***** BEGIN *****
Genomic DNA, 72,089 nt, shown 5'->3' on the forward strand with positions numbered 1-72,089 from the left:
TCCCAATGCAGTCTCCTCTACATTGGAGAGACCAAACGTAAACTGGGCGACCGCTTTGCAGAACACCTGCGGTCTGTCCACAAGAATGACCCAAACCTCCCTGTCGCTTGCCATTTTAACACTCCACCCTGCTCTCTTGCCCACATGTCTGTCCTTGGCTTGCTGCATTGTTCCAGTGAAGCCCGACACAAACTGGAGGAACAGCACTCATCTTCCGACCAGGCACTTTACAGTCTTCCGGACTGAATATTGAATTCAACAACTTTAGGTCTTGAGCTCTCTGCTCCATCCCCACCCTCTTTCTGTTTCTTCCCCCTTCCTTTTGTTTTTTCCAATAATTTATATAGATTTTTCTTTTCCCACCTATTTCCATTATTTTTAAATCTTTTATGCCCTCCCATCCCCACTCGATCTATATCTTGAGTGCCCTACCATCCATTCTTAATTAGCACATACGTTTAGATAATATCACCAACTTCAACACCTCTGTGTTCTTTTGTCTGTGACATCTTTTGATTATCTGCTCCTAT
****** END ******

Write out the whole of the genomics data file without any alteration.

Genomic DNA, 72,089 nt, shown 5'->3' on the forward strand with positions numbered 1-72,089 from the left:
TCCCAATGCAGTCTCCTCTACATTGGAGAGACCAAACGTAAACTGGGCGACCGCTTTGCAGAACACCTGCGGTCTGTCCACAAGAATGACCCAAACCTCCCTGTCGCTTGCCATTTTAACACTCCACCCTGCTCTCTTGCCCACATGTCTGTCCTTGGCTTGCTGCATTGTTCCAGTGAAGCCCGACACAAACTGGAGGAACAGCACTCATCTTCCGACCAGGCACTTTACAGTCTTCCGGACTGAATATTGAATTCAACAACTTTAGGTCTTGAGCTCTCTGCTCCATCCCCACCCTCTTTCTGTTTCTTCCCCCTTCCTTTTGTTTTTTCCAATAATTTATATAGATTTTTCTTTTCCCACCTATTTCCATTATTTTTAAATCTTTTATGCCCTCCCATCCCCACTCGATCTATATCTTGAGTGCCCTACCATCCATTCTTAATTAGCACATACGTTTAGATAATATCACCAACTTCAACACCTCTGTGTTCTTTTGTCTGTGACATCTTTTGATTATCTGCTCCTAT